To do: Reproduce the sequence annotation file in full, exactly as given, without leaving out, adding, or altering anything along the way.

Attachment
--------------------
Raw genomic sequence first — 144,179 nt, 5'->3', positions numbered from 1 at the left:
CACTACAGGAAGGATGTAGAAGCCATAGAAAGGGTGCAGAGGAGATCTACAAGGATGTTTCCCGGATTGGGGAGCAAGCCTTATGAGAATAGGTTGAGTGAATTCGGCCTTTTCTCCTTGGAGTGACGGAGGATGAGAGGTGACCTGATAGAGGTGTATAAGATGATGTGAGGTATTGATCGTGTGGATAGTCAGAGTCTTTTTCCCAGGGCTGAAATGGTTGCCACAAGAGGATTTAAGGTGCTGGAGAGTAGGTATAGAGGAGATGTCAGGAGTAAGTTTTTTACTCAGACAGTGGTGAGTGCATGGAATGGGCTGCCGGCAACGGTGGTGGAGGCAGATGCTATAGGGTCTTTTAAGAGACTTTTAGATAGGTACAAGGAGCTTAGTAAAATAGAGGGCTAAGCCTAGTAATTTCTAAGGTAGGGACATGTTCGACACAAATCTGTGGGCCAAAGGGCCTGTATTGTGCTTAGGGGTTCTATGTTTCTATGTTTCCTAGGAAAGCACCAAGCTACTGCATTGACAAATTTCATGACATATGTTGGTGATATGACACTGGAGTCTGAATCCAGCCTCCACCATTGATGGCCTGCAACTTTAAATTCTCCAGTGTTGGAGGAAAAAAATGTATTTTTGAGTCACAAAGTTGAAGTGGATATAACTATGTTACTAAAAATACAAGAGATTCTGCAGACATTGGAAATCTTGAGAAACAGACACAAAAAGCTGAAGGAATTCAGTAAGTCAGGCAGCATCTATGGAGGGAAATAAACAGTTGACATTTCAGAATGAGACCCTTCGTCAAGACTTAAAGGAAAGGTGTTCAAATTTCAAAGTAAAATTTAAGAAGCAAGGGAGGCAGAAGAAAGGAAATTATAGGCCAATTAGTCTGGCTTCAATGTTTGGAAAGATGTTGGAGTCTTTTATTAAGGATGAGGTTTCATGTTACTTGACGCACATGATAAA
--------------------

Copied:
Raw genomic sequence first — 144,179 nt, 5'->3', positions numbered from 1 at the left:
CACTACAGGAAGGATGTAGAAGCCATAGAAAGGGTGCAGAGGAGATCTACAAGGATGTTTCCCGGATTGGGGAGCAAGCCTTATGAGAATAGGTTGAGTGAATTCGGCCTTTTCTCCTTGGAGTGACGGAGGATGAGAGGTGACCTGATAGAGGTGTATAAGATGATGTGAGGTATTGATCGTGTGGATAGTCAGAGTCTTTTTCCCAGGGCTGAAATGGTTGCCACAAGAGGATTTAAGGTGCTGGAGAGTAGGTATAGAGGAGATGTCAGGAGTAAGTTTTTTACTCAGACAGTGGTGAGTGCATGGAATGGGCTGCCGGCAACGGTGGTGGAGGCAGATGCTATAGGGTCTTTTAAGAGACTTTTAGATAGGTACAAGGAGCTTAGTAAAATAGAGGGCTAAGCCTAGTAATTTCTAAGGTAGGGACATGTTCGACACAAATCTGTGGGCCAAAGGGCCTGTATTGTGCTTAGGGGTTCTATGTTTCTATGTTTCCTAGGAAAGCACCAAGCTACTGCATTGACAAATTTCATGACATATGTTGGTGATATGACACTGGAGTCTGAATCCAGCCTCCACCATTGATGGCCTGCAACTTTAAATTCTCCAGTGTTGGAGGAAAAAAATGTATTTTTGAGTCACAAAGTTGAAGTGGATATAACTATGTTACTAAAAATACAAGAGATTCTGCAGACATTGGAAATCTTGAGAAACAGACACAAAAAGCTGAAGGAATTCAGTAAGTCAGGCAGCATCTATGGAGGGAAATAAACAGTTGACATTTCAGAATGAGACCCTTCGTCAAGACTTAAAGGAAAGGTGTTCAAATTTCAAAGTAAAATTTAAGAAGCAAGGGAGGCAGAAGAAAGGAAATTATAGGCCAATTAGTCTGGCTTCAATGTTTGGAAAGATGTTGGAGTCTTTTATTAAGGATGAGGTTTCATGTTACTTGACGCACATGATAAA